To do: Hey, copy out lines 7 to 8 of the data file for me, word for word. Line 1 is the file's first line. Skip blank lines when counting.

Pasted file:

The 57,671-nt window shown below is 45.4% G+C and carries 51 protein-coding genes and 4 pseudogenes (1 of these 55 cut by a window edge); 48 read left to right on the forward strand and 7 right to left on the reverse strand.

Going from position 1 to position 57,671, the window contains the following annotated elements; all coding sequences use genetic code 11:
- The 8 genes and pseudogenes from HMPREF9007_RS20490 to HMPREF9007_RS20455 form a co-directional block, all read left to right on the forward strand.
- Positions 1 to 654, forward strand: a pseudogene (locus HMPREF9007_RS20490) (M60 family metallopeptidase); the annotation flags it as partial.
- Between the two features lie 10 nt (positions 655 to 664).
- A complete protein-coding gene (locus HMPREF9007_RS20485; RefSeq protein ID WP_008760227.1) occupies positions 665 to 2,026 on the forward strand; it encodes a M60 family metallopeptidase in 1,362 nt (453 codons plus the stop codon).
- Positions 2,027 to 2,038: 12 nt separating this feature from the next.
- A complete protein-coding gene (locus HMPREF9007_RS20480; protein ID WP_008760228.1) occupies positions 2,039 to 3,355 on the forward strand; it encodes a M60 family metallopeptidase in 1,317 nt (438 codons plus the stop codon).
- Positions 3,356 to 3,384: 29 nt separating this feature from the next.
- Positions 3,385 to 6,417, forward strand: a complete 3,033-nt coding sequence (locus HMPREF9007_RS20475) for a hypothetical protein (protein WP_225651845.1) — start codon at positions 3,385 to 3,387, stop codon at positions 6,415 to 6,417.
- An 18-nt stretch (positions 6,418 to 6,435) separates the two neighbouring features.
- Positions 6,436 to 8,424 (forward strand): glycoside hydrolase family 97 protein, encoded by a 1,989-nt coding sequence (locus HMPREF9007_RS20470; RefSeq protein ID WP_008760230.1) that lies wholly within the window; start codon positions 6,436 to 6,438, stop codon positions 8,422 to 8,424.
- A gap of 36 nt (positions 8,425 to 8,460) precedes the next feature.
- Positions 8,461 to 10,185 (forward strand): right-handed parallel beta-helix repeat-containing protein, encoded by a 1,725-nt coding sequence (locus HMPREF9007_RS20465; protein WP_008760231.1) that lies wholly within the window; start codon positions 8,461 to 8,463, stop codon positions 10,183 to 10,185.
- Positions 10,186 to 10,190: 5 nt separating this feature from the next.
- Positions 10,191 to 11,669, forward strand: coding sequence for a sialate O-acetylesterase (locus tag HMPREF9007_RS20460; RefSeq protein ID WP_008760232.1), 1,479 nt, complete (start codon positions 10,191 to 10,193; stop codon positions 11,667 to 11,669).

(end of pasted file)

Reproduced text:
- Positions 2,027 to 2,038: 12 nt separating this feature from the next.
- A complete protein-coding gene (locus HMPREF9007_RS20480; protein ID WP_008760228.1) occupies positions 2,039 to 3,355 on the forward strand; it encodes a M60 family metallopeptidase in 1,317 nt (438 codons plus the stop codon).